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Family Movie Guide

By Times staff
© St. Petersburg Times
published September 26, 2002

The Family Movie Guide should be used along with the Motion Picture Association of America rating system for selecting movies suitable for children. Only films rated G, PG or PG-13 are included in this weekly listing, along with occasional R-rated films that may have entertainment or educational value for older children with parental guidance. Compiled by St. Petersburg Times film critic Steve Persall.



(G) -- This Christian-themed drama about a contemporary Jesus Christ (Tony Goldwyn) is aimed directly at the church crowd. Nothing objectionable, unless viewers have different theological beliefs. The updating is consistently reverent and squeaky-clean.



(PG-13) -- Al Pacino plays a movie producer who creates a computer-generated movie star, then helplessly watches her become a celebrity. Mild profanity, but the PG-13 rating mostly results from sensuality and themes not likely to appeal to children.

Sweet Home Alabama

(PG-13) -- Reese Witherspoon's popularity in the youth market will be a major draw for this romantic comedy. Parents shouldn't worry about the film's content, including minor profanity, crude humor and a few jokes aimed at a gay character. Sensual tension is mild in Witherspoon's love triangle with Patrick Dempsey and Josh Lucas. Southerners may be offended by the film's Hee Haw attitude, an overused screen stereotype.

The Tuxedo

(PG-13) -- Well, it's a Jackie Chan movie, so that means an abundance of martial arts mayhem. But Chan's style is funnier, more family-friendly than most action movie heroes. Nothing graphic, just a bruising extension of the physical comedy of Chaplin and Keaton. Co-star Jennifer Love Hewitt adds some sexual heat to the mix, plus some of the moderate profanity.


Austin Powers in Goldmember

(PG-13) -- The world's most shagadelic secret agent returns with more risque jokes, carnally suggestive sight gags and a general impudence toward good taste. Satirical spy violence, sexual situations, profanity. Think James Bond on Viagra and you'll get the idea.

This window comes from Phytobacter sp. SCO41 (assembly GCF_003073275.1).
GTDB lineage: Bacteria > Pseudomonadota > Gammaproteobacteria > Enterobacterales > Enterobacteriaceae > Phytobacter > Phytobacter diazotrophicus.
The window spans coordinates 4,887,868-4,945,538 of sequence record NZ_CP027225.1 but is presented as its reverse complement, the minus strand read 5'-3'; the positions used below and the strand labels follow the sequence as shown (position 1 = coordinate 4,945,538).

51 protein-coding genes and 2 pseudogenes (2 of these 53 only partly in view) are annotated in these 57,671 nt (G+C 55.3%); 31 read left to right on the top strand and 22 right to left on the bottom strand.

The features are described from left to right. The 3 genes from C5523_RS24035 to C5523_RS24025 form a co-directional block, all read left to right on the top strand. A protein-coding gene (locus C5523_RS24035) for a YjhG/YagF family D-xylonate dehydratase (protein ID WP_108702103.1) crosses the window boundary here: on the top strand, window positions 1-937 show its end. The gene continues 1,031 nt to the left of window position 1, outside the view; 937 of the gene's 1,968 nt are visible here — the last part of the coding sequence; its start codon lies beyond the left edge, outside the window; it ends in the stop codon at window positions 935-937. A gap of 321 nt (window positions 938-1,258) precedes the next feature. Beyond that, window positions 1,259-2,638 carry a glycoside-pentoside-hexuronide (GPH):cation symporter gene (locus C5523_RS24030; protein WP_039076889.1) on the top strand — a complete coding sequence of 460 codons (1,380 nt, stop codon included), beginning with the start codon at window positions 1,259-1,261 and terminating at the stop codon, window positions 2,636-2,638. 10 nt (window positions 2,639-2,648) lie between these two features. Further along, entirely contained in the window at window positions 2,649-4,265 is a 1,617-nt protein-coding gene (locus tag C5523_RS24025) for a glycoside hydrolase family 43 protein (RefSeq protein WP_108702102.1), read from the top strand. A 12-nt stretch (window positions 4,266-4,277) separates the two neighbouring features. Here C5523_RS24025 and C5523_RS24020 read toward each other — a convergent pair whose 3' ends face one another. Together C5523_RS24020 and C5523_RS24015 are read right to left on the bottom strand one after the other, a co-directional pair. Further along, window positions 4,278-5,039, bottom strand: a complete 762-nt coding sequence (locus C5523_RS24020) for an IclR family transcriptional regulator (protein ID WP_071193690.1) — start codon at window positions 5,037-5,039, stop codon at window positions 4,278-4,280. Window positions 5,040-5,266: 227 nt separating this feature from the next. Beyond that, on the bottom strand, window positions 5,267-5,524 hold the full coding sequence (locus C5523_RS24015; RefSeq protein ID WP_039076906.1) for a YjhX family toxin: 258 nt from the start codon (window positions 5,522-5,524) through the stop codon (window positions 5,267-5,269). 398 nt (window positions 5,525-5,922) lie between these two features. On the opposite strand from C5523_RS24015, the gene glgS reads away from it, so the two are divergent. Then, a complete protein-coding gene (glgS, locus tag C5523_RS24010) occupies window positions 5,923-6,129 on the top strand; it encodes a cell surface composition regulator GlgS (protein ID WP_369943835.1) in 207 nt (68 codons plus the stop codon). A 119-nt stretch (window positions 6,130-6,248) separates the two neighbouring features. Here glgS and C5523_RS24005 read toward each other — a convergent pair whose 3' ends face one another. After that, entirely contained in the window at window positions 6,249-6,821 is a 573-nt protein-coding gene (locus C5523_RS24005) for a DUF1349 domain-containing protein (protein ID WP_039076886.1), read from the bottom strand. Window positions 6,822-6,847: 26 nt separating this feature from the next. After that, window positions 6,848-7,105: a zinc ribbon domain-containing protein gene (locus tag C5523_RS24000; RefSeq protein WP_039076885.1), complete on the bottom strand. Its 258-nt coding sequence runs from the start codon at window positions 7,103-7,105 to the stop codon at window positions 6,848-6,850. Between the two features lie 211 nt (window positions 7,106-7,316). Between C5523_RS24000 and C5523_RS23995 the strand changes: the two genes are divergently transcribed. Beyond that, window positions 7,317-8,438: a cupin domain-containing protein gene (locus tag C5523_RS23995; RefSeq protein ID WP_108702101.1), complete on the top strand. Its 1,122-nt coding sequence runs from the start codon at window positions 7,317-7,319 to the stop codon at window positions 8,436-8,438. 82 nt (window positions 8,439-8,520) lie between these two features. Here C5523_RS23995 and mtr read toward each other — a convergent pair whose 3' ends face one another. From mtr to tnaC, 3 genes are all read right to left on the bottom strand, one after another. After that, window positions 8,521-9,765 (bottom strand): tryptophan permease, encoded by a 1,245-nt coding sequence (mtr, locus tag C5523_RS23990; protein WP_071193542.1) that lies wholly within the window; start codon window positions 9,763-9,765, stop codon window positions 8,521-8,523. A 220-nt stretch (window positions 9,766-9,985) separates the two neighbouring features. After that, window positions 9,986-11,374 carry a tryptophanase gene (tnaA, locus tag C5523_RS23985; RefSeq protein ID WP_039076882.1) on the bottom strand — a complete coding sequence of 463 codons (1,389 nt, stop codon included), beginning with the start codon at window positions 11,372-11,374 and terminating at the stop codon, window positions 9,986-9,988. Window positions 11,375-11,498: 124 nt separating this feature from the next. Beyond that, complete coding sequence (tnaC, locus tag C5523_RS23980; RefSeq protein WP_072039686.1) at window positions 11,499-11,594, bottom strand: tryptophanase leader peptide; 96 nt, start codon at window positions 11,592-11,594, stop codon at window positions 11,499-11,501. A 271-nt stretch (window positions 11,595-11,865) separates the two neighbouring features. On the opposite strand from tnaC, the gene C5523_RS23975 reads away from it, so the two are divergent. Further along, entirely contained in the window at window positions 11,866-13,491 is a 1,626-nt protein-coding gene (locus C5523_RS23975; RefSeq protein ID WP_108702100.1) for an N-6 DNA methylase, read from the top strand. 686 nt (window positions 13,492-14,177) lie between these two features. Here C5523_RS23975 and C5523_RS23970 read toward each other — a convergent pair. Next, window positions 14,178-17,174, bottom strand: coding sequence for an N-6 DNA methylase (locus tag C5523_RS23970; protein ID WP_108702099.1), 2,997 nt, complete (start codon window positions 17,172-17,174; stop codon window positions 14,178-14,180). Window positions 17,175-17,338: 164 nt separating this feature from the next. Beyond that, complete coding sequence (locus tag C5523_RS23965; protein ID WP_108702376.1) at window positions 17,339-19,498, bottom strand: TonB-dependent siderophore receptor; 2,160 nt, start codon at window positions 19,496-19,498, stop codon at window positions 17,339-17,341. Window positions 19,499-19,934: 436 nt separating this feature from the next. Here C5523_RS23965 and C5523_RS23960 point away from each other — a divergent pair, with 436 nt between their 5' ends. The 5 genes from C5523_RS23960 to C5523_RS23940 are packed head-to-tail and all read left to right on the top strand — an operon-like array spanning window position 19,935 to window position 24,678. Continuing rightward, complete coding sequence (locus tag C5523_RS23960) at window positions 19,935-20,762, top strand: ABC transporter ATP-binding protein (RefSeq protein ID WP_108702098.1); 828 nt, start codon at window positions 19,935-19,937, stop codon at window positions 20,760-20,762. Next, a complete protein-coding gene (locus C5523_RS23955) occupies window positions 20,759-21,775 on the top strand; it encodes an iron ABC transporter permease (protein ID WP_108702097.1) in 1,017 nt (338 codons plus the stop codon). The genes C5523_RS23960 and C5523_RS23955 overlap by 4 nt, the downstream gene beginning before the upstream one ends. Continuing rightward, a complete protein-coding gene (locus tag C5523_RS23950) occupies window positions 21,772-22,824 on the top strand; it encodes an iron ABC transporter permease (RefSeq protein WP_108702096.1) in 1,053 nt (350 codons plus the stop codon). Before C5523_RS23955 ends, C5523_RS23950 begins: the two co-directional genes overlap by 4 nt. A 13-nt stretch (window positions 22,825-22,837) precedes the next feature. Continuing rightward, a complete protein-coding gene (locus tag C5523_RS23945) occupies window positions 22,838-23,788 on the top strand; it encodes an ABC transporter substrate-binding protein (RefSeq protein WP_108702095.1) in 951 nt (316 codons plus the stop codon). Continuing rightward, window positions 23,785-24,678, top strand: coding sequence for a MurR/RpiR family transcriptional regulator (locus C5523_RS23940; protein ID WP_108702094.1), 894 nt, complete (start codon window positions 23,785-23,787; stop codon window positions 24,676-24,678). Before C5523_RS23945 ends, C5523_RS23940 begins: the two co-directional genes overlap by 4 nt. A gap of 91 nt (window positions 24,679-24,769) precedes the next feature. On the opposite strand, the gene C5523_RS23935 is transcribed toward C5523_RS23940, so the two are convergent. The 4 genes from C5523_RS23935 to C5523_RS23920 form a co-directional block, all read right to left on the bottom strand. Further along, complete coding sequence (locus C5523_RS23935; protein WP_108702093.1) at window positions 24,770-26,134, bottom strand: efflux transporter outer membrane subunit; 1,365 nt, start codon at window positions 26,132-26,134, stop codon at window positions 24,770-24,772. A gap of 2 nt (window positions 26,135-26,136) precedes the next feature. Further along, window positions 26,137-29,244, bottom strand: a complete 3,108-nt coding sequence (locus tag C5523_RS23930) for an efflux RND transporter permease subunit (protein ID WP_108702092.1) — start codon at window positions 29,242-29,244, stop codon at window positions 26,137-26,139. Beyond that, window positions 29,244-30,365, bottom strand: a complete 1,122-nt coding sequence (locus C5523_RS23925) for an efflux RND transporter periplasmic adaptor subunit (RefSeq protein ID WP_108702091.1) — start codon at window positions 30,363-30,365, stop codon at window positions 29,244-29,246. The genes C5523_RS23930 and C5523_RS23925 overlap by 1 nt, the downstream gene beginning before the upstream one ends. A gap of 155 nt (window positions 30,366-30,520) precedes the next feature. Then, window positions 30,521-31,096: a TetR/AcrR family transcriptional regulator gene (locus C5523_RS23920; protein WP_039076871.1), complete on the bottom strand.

(PG-13) -- This bawdy comedy barely skirted an R rating despite an abundance of profanity (including a few F-words), genial criminals, numerous punch lines based on sex and one scene of marijuana smoking. Some worthwhile lessons in accountability, fidelity and friendship shine through in the third act, but the remaining comedy may be unsettling to parents watching with children.

Blue Crush

(PG-13) -- Beach parties aren't what they were when Frankie and Annette were catching rays. The modern version features skimpier bathing suits, a stronger sexual dynamic and a more violent fight. Girls may be inspired by the females tackling the male-dominated surfing world, but kids shouldn't try some of these stunts at their home beach.

The Four Feathers

(PG-13) -- Children may have little interest in a 19th century British colonialism adventure, unless they're fans of co-stars Heath Ledger (A Knight's Tale) and Kate Hudson (Almost Famous). The PG-13 rating is due to "intense battle sequences, disturbing images, violence and some sensuality."


(PG-13) -- Children won't be very interested in romance among Victorian era poets and modern-day literary scholars inspired by them. Brief sensuality and profanity are the only questionable factors for parents to consider, but spending money for children to fidget or sleep should be reconsidered.


(PG-13) -- Mel Gibson plays a widower protecting his family from alien invasion. This is not a slam-bang adventure like Independence Day, however. Signs is a moody parable of post-9/11 fear, with doomsday themes that might upset young viewers. The film contains two mildly violent episodes and a few comic-relief profanities, but no nudity or sex. Mature themes include a parent's gruesome death and a crisis of faith for Gibson's character, a former minister.


(PG-13) -- The sexual and violent dynamics of Fatal Attraction are calmed down just enough for a PG-13 rating. Erika Christensen (Traffic) plays a high school student whose one-night stand with an athlete (Jesse Bradford) leaves her obsessed and agitated. The rating is due to those mature themes, sexual content, disturbing violence and profanity.


(PG-13) -- A new breed of secret agent (Vin Diesel) brings a lot of violence with him. XXX (pronounced Triple-X) is wall-to-wall action, with a hero breaking the law as much as enforcing it. The rating is from "nonstop action sequences, sensuality, drug content and language."

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